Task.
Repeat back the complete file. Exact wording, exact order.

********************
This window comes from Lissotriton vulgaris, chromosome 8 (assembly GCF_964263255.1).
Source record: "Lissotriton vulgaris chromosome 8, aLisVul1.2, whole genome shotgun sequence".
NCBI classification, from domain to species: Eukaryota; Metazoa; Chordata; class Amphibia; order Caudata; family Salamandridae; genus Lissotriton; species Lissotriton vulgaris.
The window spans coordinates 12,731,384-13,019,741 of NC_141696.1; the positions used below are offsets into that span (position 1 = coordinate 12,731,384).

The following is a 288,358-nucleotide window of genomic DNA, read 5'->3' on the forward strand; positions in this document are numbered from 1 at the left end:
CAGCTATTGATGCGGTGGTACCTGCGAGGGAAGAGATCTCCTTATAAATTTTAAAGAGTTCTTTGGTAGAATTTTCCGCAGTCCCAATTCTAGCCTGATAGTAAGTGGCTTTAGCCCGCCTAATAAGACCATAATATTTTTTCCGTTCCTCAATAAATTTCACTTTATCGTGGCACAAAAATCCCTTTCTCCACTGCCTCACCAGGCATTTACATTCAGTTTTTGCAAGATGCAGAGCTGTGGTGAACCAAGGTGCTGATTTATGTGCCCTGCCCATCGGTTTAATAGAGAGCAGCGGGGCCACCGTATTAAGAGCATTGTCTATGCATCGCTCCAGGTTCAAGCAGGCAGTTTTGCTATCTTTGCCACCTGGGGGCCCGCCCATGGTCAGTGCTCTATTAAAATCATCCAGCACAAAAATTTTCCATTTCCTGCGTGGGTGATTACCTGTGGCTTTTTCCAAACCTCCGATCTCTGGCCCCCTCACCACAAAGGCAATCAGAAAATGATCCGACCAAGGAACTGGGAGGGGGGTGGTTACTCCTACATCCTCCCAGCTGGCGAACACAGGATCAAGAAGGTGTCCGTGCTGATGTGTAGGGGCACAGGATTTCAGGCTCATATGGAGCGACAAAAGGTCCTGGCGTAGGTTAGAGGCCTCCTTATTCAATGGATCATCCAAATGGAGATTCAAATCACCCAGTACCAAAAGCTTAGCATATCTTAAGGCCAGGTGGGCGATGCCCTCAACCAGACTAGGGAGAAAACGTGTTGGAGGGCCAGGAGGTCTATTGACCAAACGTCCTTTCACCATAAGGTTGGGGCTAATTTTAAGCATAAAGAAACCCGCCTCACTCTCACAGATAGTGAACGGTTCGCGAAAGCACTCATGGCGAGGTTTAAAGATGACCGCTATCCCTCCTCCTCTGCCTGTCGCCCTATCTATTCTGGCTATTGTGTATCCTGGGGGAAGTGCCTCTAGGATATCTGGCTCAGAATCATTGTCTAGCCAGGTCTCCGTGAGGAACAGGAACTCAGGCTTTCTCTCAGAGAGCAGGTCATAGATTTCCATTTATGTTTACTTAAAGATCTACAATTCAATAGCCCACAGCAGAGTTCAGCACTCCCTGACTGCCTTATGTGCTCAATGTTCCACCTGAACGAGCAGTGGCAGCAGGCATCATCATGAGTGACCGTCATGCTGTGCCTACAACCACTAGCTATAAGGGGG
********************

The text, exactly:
This window comes from Lissotriton vulgaris, chromosome 8 (assembly GCF_964263255.1).
Source record: "Lissotriton vulgaris chromosome 8, aLisVul1.2, whole genome shotgun sequence".
NCBI classification, from domain to species: Eukaryota; Metazoa; Chordata; class Amphibia; order Caudata; family Salamandridae; genus Lissotriton; species Lissotriton vulgaris.
The window spans coordinates 12,731,384-13,019,741 of NC_141696.1; the positions used below are offsets into that span (position 1 = coordinate 12,731,384).

The following is a 288,358-nucleotide window of genomic DNA, read 5'->3' on the forward strand; positions in this document are numbered from 1 at the left end:
CAGCTATTGATGCGGTGGTACCTGCGAGGGAAGAGATCTCCTTATAAATTTTAAAGAGTTCTTTGGTAGAATTTTCCGCAGTCCCAATTCTAGCCTGATAGTAAGTGGCTTTAGCCCGCCTAATAAGACCATAATATTTTTTCCGTTCCTCAATAAATTTCACTTTATCGTGGCACAAAAATCCCTTTCTCCACTGCCTCACCAGGCATTTACATTCAGTTTTTGCAAGATGCAGAGCTGTGGTGAACCAAGGTGCTGATTTATGTGCCCTGCCCATCGGTTTAATAGAGAGCAGCGGGGCCACCGTATTAAGAGCATTGTCTATGCATCGCTCCAGGTTCAAGCAGGCAGTTTTGCTATCTTTGCCACCTGGGGGCCCGCCCATGGTCAGTGCTCTATTAAAATCATCCAGCACAAAAATTTTCCATTTCCTGCGTGGGTGATTACCTGTGGCTTTTTCCAAACCTCCGATCTCTGGCCCCCTCACCACAAAGGCAATCAGAAAATGATCCGACCAAGGAACTGGGAGGGGGGTGGTTACTCCTACATCCTCCCAGCTGGCGAACACAGGATCAAGAAGGTGTCCGTGCTGATGTGTAGGGGCACAGGATTTCAGGCTCATATGGAGCGACAAAAGGTCCTGGCGTAGGTTAGAGGCCTCCTTATTCAATGGATCATCCAAATGGAGATTCAAATCACCCAGTACCAAAAGCTTAGCATATCTTAAGGCCAGGTGGGCGATGCCCTCAACCAGACTAGGGAGAAAACGTGTTGGAGGGCCAGGAGGTCTATTGACCAAACGTCCTTTCACCATAAGGTTGGGGCTAATTTTAAGCATAAAGAAACCCGCCTCACTCTCACAGATAGTGAACGGTTCGCGAAAGCACTCATGGCGAGGTTTAAAGATGACCGCTATCCCTCCTCCTCTGCCTGTCGCCCTATCTATTCTGGCTATTGTGTATCCTGGGGGAAGTGCCTCTAGGATATCTGGCTCAGAATCATTGTCTAGCCAGGTCTCCGTGAGGAACAGGAACTCAGGCTTTCTCTCAGAGAGCAGGTCATAGATTTCCATTTATGTTTACTTAAAGATCTACAATTCAATAGCCCACAGCAGAGTTCAGCACTCCCTGACTGCCTTATGTGCTCAATGTTCCACCTGAACGAGCAGTGGCAGCAGGCATCATCATGAGTGACCGTCATGCTGTGCCTACAACCACTAGCTATAAGGGGG